Tibial Hemimelia

Tibial Hemimelia (TH) is a congenital defect that results in a missing, shortened, or underdeveloped tibia. The fibula is the primary bone present in the lower leg. Ankle and foot deformities, including missing toes, are typical. The foot is normally flipped up and inward. If it affects both legs it is called bilateral tibial hemimelia. The condition is extremely rare, affecting about 1-in-a-million. It is thought to have genetic causes (e.g. Gollop-Wolfgang syndrome, Werner’s syndrome, etc.).

The default treatment for the condition is amputation of the affected limbs followed by prosthetic use. Dr. Dror Paley of the Paley Institute has pioneered efforts to save these limbs from amputation. Most of the time amputation is not the only treatment option available.

TH presents in many unique ways which affect the potential for limb salvage. It is difficult for parents of children with TH to make sense the options available. See the Treatment Options for Tibial Hemimelia for a discussion on the issues that go into making a decision on how to treat TH. This is written from the perspective of a parent who has gone through the process.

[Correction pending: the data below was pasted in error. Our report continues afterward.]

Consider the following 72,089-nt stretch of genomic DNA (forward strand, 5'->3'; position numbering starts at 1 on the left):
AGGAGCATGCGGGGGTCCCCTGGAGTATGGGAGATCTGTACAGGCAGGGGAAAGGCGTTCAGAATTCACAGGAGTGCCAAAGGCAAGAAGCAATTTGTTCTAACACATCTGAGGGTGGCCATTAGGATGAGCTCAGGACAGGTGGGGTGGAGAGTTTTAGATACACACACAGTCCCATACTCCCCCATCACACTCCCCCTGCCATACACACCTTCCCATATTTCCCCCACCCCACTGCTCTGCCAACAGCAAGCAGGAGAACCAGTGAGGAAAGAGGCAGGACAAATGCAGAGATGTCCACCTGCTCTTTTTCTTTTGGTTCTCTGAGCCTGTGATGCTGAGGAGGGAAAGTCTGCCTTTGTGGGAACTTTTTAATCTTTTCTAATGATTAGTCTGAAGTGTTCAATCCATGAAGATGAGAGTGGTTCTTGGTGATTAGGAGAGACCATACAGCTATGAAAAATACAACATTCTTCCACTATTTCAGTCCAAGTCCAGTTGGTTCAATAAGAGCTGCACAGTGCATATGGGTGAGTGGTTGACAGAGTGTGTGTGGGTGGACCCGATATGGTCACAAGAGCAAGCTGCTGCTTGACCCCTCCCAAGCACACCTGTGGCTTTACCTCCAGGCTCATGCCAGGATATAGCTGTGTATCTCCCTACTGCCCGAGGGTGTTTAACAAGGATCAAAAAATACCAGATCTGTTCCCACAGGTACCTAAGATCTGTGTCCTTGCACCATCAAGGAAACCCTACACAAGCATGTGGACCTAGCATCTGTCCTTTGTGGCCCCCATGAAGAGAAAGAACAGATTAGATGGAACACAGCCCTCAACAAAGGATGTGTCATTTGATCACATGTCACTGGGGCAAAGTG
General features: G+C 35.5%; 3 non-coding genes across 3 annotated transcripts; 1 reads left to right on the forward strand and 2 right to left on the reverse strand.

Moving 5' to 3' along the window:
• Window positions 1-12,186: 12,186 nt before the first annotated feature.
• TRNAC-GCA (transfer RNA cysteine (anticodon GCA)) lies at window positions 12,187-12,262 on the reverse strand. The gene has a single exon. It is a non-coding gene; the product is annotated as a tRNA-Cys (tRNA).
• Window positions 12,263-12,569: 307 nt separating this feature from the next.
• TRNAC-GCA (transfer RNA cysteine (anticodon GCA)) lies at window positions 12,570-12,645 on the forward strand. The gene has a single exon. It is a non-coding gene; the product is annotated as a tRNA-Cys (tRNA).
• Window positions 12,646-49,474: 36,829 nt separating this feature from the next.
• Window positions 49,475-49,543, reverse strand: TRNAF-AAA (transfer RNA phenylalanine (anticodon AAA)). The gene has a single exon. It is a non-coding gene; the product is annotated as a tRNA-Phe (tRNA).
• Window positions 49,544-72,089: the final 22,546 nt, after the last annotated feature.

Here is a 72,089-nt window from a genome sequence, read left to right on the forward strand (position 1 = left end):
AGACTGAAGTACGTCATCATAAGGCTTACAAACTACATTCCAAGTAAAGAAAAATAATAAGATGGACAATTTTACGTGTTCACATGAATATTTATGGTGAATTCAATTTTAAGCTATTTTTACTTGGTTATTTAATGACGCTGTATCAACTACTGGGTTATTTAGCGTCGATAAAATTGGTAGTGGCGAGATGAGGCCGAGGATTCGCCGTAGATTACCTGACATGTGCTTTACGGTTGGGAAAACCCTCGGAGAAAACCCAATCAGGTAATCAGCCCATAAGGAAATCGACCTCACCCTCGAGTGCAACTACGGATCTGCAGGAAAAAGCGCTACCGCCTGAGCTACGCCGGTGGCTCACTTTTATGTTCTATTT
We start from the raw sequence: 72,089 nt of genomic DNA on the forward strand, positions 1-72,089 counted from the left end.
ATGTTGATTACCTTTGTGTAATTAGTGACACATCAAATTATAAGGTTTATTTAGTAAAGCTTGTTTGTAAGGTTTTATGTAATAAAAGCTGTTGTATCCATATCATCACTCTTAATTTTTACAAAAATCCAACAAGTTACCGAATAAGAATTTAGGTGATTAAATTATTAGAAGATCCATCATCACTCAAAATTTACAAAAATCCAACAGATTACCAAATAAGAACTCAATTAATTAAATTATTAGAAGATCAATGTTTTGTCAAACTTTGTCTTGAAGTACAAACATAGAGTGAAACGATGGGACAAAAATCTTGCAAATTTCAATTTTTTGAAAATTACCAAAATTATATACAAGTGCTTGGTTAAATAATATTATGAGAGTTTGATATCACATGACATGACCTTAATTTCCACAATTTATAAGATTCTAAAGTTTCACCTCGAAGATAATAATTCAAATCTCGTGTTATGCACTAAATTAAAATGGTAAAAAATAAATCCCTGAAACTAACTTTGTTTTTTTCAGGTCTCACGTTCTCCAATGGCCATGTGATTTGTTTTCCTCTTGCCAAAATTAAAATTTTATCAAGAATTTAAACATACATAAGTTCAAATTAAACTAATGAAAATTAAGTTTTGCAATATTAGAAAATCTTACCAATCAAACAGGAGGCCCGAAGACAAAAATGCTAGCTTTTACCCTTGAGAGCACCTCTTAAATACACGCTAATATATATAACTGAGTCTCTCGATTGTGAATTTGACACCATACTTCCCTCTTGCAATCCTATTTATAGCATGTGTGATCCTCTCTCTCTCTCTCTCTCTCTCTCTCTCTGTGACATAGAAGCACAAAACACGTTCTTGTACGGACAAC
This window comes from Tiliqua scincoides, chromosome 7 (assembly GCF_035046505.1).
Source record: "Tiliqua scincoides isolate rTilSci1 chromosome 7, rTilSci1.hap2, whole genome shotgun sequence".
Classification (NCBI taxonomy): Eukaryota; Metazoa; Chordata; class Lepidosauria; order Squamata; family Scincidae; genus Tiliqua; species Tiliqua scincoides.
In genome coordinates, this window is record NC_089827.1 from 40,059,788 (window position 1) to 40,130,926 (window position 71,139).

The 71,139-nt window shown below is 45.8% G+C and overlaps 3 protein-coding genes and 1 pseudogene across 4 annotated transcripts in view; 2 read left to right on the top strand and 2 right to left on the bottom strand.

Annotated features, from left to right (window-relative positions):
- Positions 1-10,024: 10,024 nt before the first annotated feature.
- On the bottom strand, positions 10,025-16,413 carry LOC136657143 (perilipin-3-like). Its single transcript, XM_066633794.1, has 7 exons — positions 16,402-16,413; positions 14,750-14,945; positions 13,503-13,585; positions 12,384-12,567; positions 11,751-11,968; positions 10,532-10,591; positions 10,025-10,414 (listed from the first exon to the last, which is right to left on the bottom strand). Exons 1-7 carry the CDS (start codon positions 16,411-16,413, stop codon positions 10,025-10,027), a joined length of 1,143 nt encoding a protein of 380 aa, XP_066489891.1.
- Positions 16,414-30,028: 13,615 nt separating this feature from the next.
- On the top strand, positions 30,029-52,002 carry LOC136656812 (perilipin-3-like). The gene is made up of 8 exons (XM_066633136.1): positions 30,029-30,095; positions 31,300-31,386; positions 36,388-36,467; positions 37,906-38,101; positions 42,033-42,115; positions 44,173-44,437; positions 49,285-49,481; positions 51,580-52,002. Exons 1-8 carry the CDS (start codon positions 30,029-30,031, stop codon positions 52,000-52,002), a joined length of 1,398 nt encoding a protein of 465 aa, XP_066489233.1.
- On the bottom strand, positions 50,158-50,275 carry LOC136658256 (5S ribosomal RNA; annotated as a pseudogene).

For an example walk through the journey of diagnosis and treatment for the condition see the Illustrated Guide to Bilaterial Tibial Hemimelia following Lulu Ramsey’s journey to walk on two feet.

Lulu's bilateral tibial hemimelia. The feet are flipped inward and upward.
Lulu’s bilateral tibial hemimelia. The feet are flipped inward and upward.